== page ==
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Two Denver-area organizations clear the path to homeownership for Black buyers

NerdWallet Down Payment Stress
Posted at 8:42 AM, Feb 28, 2022

DENVER — The current housing market could be tough on any buyer. But those who are also facing institutional barriers to homeownership may experience even more difficulty.

That’s why two Denver-area organizations teamed up to make homeownership more accessible to the Black community in the region.

Valery Keys, a military veteran and single mother, says the program couldn’t have come at a better time.

“I am a Navy veteran and I’ve been at my job for eight years,” she said. “[I'm] working really hard like a lot of people, paycheck to paycheck.”

Keys said she was never quite able to get ahead after a divorce and three kids.

“As a single mom, with the rental prices going up significantly every year, it’s like you can never catch up,” Keys said.

Keys was exactly the type of person Cleo Lewis, who runs Central Park Mortgage and the Open Hands Foundation, had in mind when she decided to help families achieve their dreams of homeownership.

“Owning your own home, it literally allows you to soar financially,” Lewis said. “It allows you to have a legacy for your family, and statistics show that those who are able to own their own homes, they are in a better financial situation.”

Lewis’s organization received a $25,000 grant from the Metro Diversity and Economic Equity Partners. It’s a group that helps Black people in the Denver region achieve financial well-being.

Lewis put that money towards helping five families fix their credit so they could qualify to purchase homes.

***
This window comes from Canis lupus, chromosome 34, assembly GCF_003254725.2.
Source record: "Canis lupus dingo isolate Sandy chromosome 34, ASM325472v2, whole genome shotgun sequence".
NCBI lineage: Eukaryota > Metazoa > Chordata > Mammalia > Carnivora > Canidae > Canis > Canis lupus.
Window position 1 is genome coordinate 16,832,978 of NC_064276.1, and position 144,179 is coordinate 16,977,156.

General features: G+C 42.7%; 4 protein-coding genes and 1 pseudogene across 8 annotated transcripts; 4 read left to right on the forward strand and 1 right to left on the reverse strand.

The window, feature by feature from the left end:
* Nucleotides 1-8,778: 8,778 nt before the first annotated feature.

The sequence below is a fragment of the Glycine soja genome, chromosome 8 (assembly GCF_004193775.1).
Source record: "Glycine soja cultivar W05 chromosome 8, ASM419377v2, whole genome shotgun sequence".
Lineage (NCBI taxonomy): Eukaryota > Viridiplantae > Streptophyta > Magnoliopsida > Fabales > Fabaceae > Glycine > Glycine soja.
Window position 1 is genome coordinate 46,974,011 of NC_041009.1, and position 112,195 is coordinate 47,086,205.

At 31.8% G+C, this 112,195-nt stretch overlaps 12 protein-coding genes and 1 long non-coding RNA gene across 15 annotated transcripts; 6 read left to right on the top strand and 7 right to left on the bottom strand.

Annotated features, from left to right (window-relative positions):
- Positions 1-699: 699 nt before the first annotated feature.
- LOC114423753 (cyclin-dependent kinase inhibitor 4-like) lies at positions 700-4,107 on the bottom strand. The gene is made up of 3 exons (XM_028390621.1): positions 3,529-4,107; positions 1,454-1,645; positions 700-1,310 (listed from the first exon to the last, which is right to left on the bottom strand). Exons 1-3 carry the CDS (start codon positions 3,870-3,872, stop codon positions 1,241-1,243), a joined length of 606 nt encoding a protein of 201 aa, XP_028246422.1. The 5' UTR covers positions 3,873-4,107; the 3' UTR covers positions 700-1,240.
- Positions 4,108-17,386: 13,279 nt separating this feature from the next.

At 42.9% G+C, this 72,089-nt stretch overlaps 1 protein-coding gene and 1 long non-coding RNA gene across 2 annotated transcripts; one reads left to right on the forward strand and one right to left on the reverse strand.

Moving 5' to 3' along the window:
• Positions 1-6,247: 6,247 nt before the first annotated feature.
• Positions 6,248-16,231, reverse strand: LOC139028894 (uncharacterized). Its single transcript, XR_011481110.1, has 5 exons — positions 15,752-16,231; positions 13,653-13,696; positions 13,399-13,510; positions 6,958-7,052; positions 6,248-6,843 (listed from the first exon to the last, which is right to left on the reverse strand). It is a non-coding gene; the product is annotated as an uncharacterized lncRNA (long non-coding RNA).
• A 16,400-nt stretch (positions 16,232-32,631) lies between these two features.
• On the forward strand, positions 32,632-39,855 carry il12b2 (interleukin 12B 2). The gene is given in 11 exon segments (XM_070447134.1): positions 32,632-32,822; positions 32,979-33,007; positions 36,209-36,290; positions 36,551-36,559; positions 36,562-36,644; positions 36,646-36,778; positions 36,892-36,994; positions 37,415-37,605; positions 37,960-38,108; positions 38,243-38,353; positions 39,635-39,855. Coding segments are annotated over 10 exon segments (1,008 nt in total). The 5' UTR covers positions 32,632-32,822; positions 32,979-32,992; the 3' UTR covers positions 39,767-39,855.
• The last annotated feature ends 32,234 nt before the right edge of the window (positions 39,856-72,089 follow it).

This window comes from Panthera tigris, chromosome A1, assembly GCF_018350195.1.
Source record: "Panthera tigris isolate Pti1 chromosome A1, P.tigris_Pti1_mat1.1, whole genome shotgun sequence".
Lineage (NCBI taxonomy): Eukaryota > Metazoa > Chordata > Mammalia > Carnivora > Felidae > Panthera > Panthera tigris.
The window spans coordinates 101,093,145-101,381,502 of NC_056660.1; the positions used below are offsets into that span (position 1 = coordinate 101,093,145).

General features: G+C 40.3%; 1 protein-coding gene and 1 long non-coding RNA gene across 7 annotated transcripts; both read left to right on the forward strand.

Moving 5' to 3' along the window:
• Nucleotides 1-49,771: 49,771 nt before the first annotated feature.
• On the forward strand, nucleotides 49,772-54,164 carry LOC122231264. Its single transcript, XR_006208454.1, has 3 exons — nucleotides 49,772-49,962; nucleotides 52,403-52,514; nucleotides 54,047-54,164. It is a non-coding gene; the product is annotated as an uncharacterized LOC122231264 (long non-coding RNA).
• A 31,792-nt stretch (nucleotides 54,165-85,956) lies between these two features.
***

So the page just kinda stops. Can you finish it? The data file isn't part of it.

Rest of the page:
“Sometimes they had different things on their credit that was affecting their score, like maybe outstanding collections or medical bills, high credit card balances that they weren’t able to take care of themselves,” Lewis explained.

Nicole Blaylock with the Open Hands Initiative says the families learn so much throughout the process.

“We were able to help educate our borrowers in terms of the process, what's required, and why and how all of these things play together and impact one another,” Blaylock said.

Keys said the program gave her exactly what she needed.

“We want to get out of the situation that’s not going anywhere,” Keys said. “Renting, creating wealth for someone else--and that’s exactly what the Open Hand Initiative was for me. It was a hand up.”

Keys said that support will go a long way.

“Of course, I got a home out of it, but I also have a legacy for my children,” she said.

The Open Hands Initiative wants to help more families get into homes. You can donate to their GoFundMe account by visiting the site.